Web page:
Hold the line on circulation, USA Today’s Curley urges p.10

By: Mark Fitzgerald

Don’t abandon paid circulation for readership as newspaper
benchmark, he pleads, calling circulation cuts a ‘big mistake’

At a time when more and more publishers are talking up readership as a newspaper’s best selling point to advertisers, USA Today’s Thomas Curley is arguing that circulation must remain the paramount measure.
Curley’s latest stop on a national speaking effort was the third annual America West regional operations and technology conference in Reno, where he used an address on the future of the newspaper industry to urge a back-to-the-roots campaign to grow circulation.
“In cutting so-called ‘ego circulation’
. . . I think we got further from our readers,” said Curley, USA Today president and publisher. “Now we are in a year that is more bad than good, with a continuous slide in circulation and a growing cloud over our industry. Letting circulation slide was a big mistake.”
Emphasizing that readership is a short-term tactic that ultimately will not convince advertisers to spend their money on newspapers, Curley added in an interview after his speech, “That doesn’t translate into advertising ? which is what this is all about.”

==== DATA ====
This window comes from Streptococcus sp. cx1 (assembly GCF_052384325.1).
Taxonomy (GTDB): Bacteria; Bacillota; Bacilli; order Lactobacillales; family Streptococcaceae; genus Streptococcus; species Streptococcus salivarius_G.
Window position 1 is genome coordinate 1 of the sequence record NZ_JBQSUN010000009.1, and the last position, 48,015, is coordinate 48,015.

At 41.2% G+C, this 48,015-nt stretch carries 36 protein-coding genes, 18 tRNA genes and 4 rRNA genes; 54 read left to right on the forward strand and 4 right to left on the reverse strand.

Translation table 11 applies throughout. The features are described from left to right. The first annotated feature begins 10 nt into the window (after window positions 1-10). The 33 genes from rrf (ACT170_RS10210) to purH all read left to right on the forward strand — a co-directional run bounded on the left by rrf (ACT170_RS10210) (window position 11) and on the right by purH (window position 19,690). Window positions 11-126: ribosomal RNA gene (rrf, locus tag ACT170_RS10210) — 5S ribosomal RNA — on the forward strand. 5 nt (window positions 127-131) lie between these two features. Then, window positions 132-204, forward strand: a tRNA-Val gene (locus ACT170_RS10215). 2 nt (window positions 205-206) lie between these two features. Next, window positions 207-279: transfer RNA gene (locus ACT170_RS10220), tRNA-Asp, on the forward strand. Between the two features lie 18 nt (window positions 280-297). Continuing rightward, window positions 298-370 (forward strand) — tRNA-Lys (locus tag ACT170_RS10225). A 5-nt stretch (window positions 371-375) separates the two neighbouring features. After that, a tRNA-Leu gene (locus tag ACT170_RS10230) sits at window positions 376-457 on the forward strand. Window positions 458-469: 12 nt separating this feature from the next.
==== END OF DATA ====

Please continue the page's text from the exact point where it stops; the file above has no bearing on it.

He expects the Audit Bureau of Circulations to approve at its November meeting a sweeping rule change that will allow papers to report deeply discounted sales and total distribution numbers on the cover of daily newspaper circulation reports. For all of its 84 years, ABC has considered only copies sold for at least 50% of a paper’s basic rate as paid circulation. The proposal has divided U.S. chain publishers, some of whom have suggested they’ll quit ABC if their view does not prevail.
“It’s not a matter of a couple of publishers digging in their heels,” Curley said. “If ABC doesn’t do it, you’re going to have to go to [a readership survey] format.”
An even more radical rule change ? to count all copies sold at any price as paid circulation ? is already in effect in Canada, where big dailies have been drifting away from ABC for years.
“They did it in Canada, and the last time I looked things flowed south,” Curley said. “The only thing I worry about with the ABC statement change is that people will get goofy and do what we call ‘country fair’ promotions and abuse it.”
Circulation increases should be real, he said, not “artificial.”
The proposed ABC rule change, Curley told America West, “represents an enormous change and a wonderful opportunity, I think, for newspapers.”
Besides providing the bedrock for advertising, circulation is indispensable to newspapers because it adds to revenue, Curley said. “A 1% gain in circulation is a $3 million gain in profits for us,” Curley said, “so if we’re able to keep that gain going, and at a reasonable price that justifies the additional press lines, we will do it.”
?(USA Today publisher Tom Curley is bullish on paid circulation.) [Caption & Photo]
?( Editor & Publisher Web Site: http://www.mediainfo.com) [Caption]
?(copyright: Editor & Publisher October 3, 1998) [Caption]

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